Feeds:
Posts
Comments

Posts Tagged ‘Nick Hendrix’

I’ve come late to this, first because if indecision (I like it, but do I want to see it again?) and then because of a cancelled performance, so you’d be forgiven if you’re by now not really interested in my view!

What struck me most about this superbly cast revival was how contemporary the play is – and always will be I suspect. A play written almost 70 years ago based on a true story some 30 years before is a completely relevant and up-to-date debate about human rights. As John Morrison points out in his excellent programme essay, it serves the same purpose as today’s tribunal and verbatim plays.

Young Winslow is a navy cadet expelled for stealing a postal order (remember them?). His father decides to clear his name at all costs. In the first act, the facts of the case itself are examined; in the second – ending in a brilliant mock interrogation which brings spontaneous applause – they decide how to proceed; in the third the real costs of fighting the case are revealed and in the fourth act we learn the outcome. We even get a topical (for the early 20th century) sub-plot about the suffragettes. It’s a perfectly formed play which holds you from beginning to end. It might sound dry, but it’s often funny, sometimes moving and a perfect balance between thought-provoking and entertaining.

You can’t help reflecting on the present debate about whether human rights have gone too far, recent responses to terrorism which fly in the face of these rights and the lengths people have to go to – and the price they have to pay – for justice and truth. We even get a bang-up-to-date snipe at the press. At one point a guilty personal reflection of an occasion where I tried to talk a friend out of pursuing fairness for pragmatic reasons popped into my head and at another point a professional reflection of a case where human rights had gone too far came back.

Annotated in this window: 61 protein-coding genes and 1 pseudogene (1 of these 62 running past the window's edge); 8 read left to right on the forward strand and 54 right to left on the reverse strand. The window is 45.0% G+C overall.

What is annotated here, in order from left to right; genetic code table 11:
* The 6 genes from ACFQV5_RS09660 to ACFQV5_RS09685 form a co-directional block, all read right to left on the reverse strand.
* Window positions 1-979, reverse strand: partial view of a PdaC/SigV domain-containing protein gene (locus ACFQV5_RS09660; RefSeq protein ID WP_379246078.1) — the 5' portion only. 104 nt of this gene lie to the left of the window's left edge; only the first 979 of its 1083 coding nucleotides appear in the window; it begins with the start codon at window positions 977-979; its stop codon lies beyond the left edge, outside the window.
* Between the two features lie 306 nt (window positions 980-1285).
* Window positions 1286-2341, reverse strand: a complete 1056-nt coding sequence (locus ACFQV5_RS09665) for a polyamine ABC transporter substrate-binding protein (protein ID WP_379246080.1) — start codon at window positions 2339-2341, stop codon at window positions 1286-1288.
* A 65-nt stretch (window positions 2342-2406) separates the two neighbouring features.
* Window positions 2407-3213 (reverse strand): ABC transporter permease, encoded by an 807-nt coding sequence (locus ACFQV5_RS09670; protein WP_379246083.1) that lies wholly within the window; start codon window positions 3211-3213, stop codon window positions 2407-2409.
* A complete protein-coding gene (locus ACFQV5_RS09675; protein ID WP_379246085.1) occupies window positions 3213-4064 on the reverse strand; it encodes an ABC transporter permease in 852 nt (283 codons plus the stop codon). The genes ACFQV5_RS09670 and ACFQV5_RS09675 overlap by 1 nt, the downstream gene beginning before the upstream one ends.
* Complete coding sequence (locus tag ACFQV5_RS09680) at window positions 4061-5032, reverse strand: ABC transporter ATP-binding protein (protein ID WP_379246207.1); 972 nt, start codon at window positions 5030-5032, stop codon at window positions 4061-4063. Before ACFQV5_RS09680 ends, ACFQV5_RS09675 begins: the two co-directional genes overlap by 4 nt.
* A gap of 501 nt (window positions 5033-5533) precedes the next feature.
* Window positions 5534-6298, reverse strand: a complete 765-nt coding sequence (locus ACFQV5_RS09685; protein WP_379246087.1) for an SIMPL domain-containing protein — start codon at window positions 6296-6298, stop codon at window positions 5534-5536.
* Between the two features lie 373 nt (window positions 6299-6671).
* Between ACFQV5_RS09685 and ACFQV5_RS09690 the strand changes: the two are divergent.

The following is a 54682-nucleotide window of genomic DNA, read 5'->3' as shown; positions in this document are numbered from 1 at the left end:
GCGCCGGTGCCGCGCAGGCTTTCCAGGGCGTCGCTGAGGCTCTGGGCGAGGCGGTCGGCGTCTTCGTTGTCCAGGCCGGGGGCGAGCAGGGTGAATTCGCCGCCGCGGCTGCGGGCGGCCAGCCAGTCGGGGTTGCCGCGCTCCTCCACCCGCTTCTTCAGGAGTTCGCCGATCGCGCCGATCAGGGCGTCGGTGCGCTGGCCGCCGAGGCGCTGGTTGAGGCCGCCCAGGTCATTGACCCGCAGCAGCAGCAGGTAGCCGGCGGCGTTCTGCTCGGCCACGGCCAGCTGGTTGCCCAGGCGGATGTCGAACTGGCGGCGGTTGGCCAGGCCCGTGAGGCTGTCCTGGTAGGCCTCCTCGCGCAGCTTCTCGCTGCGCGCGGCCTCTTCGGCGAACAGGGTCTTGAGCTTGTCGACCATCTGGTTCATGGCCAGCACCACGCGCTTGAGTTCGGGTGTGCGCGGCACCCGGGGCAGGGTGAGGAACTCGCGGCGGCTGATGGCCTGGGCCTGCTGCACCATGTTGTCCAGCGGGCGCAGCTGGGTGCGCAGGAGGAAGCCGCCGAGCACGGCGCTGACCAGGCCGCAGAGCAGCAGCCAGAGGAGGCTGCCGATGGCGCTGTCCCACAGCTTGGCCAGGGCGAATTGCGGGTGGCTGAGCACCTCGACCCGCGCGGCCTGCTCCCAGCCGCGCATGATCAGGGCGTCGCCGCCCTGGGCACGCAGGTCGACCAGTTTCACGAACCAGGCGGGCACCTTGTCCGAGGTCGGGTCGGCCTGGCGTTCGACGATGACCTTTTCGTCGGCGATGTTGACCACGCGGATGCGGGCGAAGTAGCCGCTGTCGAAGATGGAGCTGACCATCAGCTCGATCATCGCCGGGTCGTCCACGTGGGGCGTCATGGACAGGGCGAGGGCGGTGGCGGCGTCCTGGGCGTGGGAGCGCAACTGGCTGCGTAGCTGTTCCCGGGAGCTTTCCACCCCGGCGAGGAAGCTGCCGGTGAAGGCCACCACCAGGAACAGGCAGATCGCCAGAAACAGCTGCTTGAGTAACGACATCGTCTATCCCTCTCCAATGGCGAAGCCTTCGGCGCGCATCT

This is all beautifully staged by Lindsay Posner in a period perfect Edwardian drawing-room designed by Peter McKintosh. Henry Goodman was made for the part of the indignant, determined father and Deborah Finday is superb as his somewhat fluffier wife. Naomi Frederick perfectly captures the feistiness of suffragette daughter Catherine, Nick Hendrix brilliantly conveys son Dickie’s loyal but superficial attitude, and Charlie Rowe is hugely impressive as the Winslow boy himself. Add to this Peter Sullivan’s terrific barrister, with a professional exterior hiding a passion for justice, Richard Teverson’s pitch-perfect stiff upper lipness, Jay Villiers lovable love-struck Desmond and Wendy Nottingham’s delightful maid and you really do have a crack cast.

So glad I did go after all. You have 4.5 more weeks to see why.

Read Full Post »

I’m fascinated by the work of J B Priestly, but we rarely get a chance to see more than a few of his plays. Stephen Daldry’s iconic NT production of  An Inspector Calls seems to be on tour permanently and When We Are Married gets wheeled out fairly often, but that’s about it. The NT gave us Time & The Conways a couple of years ago and Southwark Playhouse put on the very rare They Came to a City earlier this year. So here was a chance to catch this one on tour to Richmond.

It’s more conventional and less moralistic, political, radical and experimental than I’ve got used to from Priestly. They say it’s his most Chekovian, a comment likely to put me off I’m afraid. We’re in the Kirby household, where widower Dr. Kirby is looked after by daughter Lilian whilst son Wilfred is working in Nigeria and theatrical daughter Stella has been on tour now for eight years. Wilfred is home on leave when Stella springs a surprise visit and the family dynamics unfold. Lilian resents Stella leaving her as homemaker and being the subject of local boy Geoffrey’s infatuation whilst she has designs on him herself. Stella’s confession that she married a fellow actor secretly on tour enables Lilian to get her own back.

Laurie Sansom’s production is virtually faultless. He has a fine attention to detail and evokes Edwardian society brilliantly. I wasn’t convinced  by the backdrop of Sara Parks design, but her drawing-room was appropriately claustrophobic and spot on for the period (not that I personally remember 1912!). There isn’t a fault in the casting, with Charlotte Emmerson and Daisy Douglas particularly good as Stella and Lilian and an auspicious professional debut by Nick Hendrix as son Wilfred. Daniel Betts really came into his own in the terrific drunk scene in Act III.

This will never be my favourite Priestly – too Checkovian! – but I’m glad I saw it in a production it would be hard to better.

Read Full Post »